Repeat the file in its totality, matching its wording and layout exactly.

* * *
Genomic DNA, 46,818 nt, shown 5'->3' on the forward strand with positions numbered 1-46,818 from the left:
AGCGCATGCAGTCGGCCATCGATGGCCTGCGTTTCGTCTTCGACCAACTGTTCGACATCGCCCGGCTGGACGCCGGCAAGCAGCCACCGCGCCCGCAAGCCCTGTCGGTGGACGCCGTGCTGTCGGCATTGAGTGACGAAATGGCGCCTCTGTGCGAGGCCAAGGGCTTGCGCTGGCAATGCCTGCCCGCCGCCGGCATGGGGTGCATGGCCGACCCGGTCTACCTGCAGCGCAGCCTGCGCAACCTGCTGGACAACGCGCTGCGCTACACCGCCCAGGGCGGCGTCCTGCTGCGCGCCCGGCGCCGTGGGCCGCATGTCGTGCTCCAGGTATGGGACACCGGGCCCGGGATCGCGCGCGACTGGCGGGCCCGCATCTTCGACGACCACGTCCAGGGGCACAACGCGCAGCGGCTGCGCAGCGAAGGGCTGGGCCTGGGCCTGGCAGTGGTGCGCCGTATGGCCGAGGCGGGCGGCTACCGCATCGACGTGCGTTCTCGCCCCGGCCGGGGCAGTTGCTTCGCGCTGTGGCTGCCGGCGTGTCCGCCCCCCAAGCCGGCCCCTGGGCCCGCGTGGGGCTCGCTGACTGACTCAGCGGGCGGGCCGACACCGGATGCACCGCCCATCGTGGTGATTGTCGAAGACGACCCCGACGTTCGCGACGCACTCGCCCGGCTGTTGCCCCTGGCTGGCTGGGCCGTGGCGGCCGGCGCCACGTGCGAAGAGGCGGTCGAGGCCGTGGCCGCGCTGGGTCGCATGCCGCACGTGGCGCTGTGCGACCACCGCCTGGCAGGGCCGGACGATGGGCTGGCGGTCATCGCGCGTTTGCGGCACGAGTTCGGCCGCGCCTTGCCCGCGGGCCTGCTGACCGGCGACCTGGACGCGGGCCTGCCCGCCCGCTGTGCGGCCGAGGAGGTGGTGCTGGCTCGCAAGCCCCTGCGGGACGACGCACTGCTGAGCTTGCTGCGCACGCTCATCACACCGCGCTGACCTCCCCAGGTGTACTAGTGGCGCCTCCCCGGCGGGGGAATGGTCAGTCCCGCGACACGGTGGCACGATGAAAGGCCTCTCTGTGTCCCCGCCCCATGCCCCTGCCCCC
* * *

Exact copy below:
Genomic DNA, 46,818 nt, shown 5'->3' on the forward strand with positions numbered 1-46,818 from the left:
AGCGCATGCAGTCGGCCATCGATGGCCTGCGTTTCGTCTTCGACCAACTGTTCGACATCGCCCGGCTGGACGCCGGCAAGCAGCCACCGCGCCCGCAAGCCCTGTCGGTGGACGCCGTGCTGTCGGCATTGAGTGACGAAATGGCGCCTCTGTGCGAGGCCAAGGGCTTGCGCTGGCAATGCCTGCCCGCCGCCGGCATGGGGTGCATGGCCGACCCGGTCTACCTGCAGCGCAGCCTGCGCAACCTGCTGGACAACGCGCTGCGCTACACCGCCCAGGGCGGCGTCCTGCTGCGCGCCCGGCGCCGTGGGCCGCATGTCGTGCTCCAGGTATGGGACACCGGGCCCGGGATCGCGCGCGACTGGCGGGCCCGCATCTTCGACGACCACGTCCAGGGGCACAACGCGCAGCGGCTGCGCAGCGAAGGGCTGGGCCTGGGCCTGGCAGTGGTGCGCCGTATGGCCGAGGCGGGCGGCTACCGCATCGACGTGCGTTCTCGCCCCGGCCGGGGCAGTTGCTTCGCGCTGTGGCTGCCGGCGTGTCCGCCCCCCAAGCCGGCCCCTGGGCCCGCGTGGGGCTCGCTGACTGACTCAGCGGGCGGGCCGACACCGGATGCACCGCCCATCGTGGTGATTGTCGAAGACGACCCCGACGTTCGCGACGCACTCGCCCGGCTGTTGCCCCTGGCTGGCTGGGCCGTGGCGGCCGGCGCCACGTGCGAAGAGGCGGTCGAGGCCGTGGCCGCGCTGGGTCGCATGCCGCACGTGGCGCTGTGCGACCACCGCCTGGCAGGGCCGGACGATGGGCTGGCGGTCATCGCGCGTTTGCGGCACGAGTTCGGCCGCGCCTTGCCCGCGGGCCTGCTGACCGGCGACCTGGACGCGGGCCTGCCCGCCCGCTGTGCGGCCGAGGAGGTGGTGCTGGCTCGCAAGCCCCTGCGGGACGACGCACTGCTGAGCTTGCTGCGCACGCTCATCACACCGCGCTGACCTCCCCAGGTGTACTAGTGGCGCCTCCCCGGCGGGGGAATGGTCAGTCCCGCGACACGGTGGCACGATGAAAGGCCTCTCTGTGTCCCCGCCCCATGCCCCTGCCCCC